Victor Kalin is a remarkably obscure noir artist. Although he has garnered an impressive amount of acclaim in recent years, there is relatively little data about his life available. He was born in Belleville in 1919 and died in 1991. He attended the University of Kansas during the ’40s. Throughout his professional career, he was an illustrator, a painter, and a teacher. Walt Reed (Illustrator in America) said of Victor:
“[Kalin’s] first illustrations were done for The American Weekly but for many years the majority of his pictures were painted for paperback book covers.Unlike many artists who develop a strong, easily identifiable technique, he was so interested in experimentation that his work looked continually new.”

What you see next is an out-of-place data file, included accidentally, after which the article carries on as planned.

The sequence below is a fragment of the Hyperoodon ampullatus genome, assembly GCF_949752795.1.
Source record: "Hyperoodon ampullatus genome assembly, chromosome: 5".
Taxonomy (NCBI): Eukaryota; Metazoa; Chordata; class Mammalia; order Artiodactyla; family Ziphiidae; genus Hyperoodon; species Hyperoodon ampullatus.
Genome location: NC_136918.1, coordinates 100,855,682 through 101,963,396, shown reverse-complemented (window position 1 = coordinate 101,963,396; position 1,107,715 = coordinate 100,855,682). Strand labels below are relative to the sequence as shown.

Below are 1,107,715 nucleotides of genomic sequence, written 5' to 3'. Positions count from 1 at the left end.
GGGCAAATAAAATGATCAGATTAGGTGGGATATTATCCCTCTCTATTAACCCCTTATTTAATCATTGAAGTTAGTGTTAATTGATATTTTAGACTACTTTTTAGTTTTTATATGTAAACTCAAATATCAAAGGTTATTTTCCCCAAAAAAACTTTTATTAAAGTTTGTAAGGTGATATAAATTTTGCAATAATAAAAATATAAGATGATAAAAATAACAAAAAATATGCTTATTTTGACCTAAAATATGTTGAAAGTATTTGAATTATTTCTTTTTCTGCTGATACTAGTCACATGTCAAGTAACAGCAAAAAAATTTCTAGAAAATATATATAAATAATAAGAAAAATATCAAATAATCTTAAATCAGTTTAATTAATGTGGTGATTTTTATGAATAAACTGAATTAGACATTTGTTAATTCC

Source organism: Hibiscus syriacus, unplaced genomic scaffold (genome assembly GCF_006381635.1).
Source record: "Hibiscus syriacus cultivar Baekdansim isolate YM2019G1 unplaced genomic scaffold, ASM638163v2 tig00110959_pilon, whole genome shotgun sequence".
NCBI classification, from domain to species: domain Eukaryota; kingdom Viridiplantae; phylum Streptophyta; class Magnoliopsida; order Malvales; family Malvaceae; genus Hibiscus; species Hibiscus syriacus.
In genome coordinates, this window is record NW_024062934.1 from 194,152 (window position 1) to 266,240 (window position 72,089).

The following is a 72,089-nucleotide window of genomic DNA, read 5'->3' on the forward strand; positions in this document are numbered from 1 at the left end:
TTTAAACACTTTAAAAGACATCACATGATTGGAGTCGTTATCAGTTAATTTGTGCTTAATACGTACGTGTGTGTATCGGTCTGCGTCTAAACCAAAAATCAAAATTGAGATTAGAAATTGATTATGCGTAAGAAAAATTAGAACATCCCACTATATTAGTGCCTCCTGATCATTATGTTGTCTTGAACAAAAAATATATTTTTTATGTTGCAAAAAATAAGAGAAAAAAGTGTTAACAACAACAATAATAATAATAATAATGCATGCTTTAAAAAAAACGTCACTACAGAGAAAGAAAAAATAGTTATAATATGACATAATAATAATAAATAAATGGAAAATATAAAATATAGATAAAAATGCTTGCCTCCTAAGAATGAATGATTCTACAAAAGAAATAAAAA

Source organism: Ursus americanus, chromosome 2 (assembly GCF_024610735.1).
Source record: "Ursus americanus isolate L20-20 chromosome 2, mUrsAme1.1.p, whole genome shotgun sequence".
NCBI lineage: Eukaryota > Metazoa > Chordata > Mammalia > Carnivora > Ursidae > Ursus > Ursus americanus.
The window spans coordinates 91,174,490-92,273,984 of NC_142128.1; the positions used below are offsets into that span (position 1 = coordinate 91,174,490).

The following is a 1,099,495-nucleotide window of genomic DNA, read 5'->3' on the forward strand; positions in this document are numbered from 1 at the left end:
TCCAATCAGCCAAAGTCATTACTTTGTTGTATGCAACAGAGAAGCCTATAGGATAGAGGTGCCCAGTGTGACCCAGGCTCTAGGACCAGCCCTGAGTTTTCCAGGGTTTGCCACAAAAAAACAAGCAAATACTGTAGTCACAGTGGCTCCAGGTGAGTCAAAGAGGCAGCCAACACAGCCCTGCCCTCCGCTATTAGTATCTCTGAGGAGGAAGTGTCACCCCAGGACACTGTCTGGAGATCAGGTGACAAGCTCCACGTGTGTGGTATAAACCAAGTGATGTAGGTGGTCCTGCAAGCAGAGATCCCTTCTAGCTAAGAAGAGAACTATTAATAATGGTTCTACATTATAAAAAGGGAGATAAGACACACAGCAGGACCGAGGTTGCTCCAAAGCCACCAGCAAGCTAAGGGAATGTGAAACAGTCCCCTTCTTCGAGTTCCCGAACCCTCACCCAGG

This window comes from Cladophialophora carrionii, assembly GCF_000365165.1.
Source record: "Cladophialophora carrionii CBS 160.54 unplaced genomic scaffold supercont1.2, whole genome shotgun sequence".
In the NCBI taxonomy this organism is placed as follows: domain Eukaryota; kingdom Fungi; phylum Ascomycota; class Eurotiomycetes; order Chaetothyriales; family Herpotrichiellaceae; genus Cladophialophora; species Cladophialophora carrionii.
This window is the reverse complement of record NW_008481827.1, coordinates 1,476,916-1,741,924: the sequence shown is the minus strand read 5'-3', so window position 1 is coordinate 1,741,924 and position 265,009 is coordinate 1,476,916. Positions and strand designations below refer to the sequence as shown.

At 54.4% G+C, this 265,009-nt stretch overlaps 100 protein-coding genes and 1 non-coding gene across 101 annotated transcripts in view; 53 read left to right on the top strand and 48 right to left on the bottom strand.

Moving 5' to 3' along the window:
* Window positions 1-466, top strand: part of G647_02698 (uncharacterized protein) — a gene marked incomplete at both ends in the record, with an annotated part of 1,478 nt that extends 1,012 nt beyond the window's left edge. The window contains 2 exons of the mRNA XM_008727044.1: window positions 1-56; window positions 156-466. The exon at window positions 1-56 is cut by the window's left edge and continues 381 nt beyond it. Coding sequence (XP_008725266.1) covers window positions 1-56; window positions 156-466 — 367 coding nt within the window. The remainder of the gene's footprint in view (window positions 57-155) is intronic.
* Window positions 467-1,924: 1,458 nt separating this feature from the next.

Victor was extremely skilled at composing a cover, each element dramatically sized and spaced to create continually fascinating results. His strength appears to be his fluidity– easily transitioning from realism to abstract stylings when a fresh approach serves the piece. Kalin doesn’t seem to have a definable style, as his strokes, textures, and contrasts vary continually; affording his work a freshness that sets him apart from his contemporaries. In the competitive world that was pulp cover illustration, Victor’s flexibility granted him innumerable victories and contracts. I love his work– it has always struck me as brilliantly wrought, a narrative style of illustration that begs the viewer to look deeper.
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